Norwegian startup reMarkable has unveiled a tablet aimed at those who can still concentrate better with a pencil in hand, but don't want to turn their backs on digital
ReMarkable is a tablet for reading, writing and drawing. An elegant, and in its own way original, tool designed for all intents and purposes for the digital age, but intended for those who want to retain the simplicity and power of working on a surface that looks incredibly like the "old" paper.
The project, explains the reMarkable team on its blog, was made possible thanks to a three-year collaboration with E-Ink, a world leader in the electronic ink industry. They eventually succeeded in designing and developing an innovative digital tablet that offers the experience of reading, writing and drawing as if it were real paper. Paper, according to reMarkable, is something different... it helps you think and concentrate better without distractions, but it obviously has its limitations. Which, in this case, are overcome by the technology typical of the most modern tablets.
Old sensations come back to life
ReMarkable is a tablet with a 10.3-inch monochrome e-Ink touch display with a resolution of 1,872 x 1,404 pixels - and 226 PPI (dots per inch) - made of plastic capable of supporting a pressure of up to 2.048 levels, in short, similar to that of a regular pen.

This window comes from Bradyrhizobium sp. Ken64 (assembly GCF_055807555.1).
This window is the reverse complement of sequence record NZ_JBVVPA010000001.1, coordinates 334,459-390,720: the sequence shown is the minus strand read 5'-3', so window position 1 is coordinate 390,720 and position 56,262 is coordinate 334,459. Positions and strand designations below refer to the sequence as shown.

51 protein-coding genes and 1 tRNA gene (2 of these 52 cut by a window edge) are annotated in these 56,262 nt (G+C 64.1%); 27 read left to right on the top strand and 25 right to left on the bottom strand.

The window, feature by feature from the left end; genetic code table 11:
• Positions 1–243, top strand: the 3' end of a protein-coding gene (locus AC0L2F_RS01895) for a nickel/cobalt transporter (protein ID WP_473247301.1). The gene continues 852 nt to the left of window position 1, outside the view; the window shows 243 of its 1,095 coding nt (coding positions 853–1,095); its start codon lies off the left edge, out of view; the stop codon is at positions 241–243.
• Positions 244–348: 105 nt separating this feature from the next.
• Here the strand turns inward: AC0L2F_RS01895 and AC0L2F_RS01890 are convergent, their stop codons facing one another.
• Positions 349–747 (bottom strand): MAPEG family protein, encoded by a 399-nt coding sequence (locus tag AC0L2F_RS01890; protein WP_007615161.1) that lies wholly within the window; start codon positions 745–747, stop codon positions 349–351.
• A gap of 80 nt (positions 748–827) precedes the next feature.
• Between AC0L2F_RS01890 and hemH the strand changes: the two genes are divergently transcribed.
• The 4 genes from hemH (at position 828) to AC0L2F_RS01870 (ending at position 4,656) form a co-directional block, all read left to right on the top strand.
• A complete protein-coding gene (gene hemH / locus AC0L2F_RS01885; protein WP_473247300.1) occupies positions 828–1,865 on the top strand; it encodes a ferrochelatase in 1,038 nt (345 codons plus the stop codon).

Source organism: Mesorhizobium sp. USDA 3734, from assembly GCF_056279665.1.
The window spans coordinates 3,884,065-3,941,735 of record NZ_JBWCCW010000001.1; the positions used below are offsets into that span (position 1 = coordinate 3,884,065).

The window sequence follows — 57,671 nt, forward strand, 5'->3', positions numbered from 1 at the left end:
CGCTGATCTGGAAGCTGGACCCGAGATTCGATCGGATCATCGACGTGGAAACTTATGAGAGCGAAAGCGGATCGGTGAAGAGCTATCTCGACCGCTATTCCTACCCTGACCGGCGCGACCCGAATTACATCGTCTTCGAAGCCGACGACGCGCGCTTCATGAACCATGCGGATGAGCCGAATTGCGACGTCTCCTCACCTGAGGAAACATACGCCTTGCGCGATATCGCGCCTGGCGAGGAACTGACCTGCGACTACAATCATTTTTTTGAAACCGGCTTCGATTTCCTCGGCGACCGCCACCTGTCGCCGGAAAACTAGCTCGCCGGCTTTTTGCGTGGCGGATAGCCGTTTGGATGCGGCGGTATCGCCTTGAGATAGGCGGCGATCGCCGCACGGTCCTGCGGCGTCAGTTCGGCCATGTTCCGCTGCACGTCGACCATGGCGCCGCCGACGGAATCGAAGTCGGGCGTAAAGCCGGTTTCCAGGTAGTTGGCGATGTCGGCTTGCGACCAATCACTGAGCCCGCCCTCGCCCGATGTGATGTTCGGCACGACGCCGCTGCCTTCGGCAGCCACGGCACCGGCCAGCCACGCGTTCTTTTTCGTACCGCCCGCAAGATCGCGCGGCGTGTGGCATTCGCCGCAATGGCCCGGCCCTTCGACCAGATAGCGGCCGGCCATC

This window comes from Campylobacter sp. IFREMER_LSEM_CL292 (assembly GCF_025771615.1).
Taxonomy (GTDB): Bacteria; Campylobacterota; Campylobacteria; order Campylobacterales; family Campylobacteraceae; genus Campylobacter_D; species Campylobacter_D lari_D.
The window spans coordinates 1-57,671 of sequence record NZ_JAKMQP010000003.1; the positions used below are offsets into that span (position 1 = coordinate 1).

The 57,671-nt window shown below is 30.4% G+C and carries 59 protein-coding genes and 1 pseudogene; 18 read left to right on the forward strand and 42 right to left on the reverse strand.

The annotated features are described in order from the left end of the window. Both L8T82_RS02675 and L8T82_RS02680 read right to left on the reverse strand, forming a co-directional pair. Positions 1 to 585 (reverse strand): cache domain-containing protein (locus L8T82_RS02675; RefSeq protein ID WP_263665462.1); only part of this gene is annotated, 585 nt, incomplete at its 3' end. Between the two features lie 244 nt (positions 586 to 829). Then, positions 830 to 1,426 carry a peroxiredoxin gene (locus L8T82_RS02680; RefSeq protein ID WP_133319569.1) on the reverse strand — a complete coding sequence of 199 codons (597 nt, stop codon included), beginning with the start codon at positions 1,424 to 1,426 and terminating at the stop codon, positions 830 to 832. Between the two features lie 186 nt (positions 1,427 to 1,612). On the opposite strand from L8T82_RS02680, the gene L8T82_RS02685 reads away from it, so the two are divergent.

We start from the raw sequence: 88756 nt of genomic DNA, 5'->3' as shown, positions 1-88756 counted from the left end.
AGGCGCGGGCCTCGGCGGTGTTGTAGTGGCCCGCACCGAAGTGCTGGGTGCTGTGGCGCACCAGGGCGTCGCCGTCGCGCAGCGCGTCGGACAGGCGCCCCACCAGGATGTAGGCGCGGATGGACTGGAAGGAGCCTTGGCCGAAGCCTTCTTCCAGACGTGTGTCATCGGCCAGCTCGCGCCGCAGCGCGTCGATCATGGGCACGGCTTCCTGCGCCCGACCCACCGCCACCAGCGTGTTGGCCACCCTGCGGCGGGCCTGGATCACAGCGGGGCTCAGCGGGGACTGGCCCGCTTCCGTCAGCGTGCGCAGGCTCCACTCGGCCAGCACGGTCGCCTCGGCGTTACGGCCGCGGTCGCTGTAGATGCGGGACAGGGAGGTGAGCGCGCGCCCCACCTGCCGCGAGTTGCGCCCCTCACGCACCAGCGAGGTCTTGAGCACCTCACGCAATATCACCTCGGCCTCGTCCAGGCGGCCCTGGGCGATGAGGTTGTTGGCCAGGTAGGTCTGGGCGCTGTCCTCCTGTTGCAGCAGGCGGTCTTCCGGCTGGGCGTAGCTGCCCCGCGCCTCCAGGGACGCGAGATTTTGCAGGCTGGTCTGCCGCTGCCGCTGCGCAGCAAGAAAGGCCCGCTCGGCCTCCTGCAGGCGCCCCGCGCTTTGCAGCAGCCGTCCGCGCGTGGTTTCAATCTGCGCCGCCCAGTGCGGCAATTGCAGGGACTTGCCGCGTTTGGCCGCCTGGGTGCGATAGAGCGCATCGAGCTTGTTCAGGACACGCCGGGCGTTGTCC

(taken from YouTube)
The Norwegian "paper" tablet houses a 1GHz ARM Cortex-A9 processor, 512MB of DDR3L RAM and 8GB of non-expandable storage (the equivalent of 100,000 pages), but a cloud storage service is available. There's no shortage of 802.11n Wi-Fi, an excellent 3,000 mAh battery rechargeable via a micro USB port. The tablet has a custom Linux-based operating system - called Codex - that at the moment only supports the most common formats, namely PDF and ePUB, but will soon add others. It allows, among other things, to synchronize content with any type of device.
Coming next summer
The reMarkable tablet - which measures 177 x 256 x 6.7 mm and weighs 350 grams - is currently up for pre-order on the manufacturer's website at an introductory price of $379 (rising to $529 later) with first deliveries expected in August next year.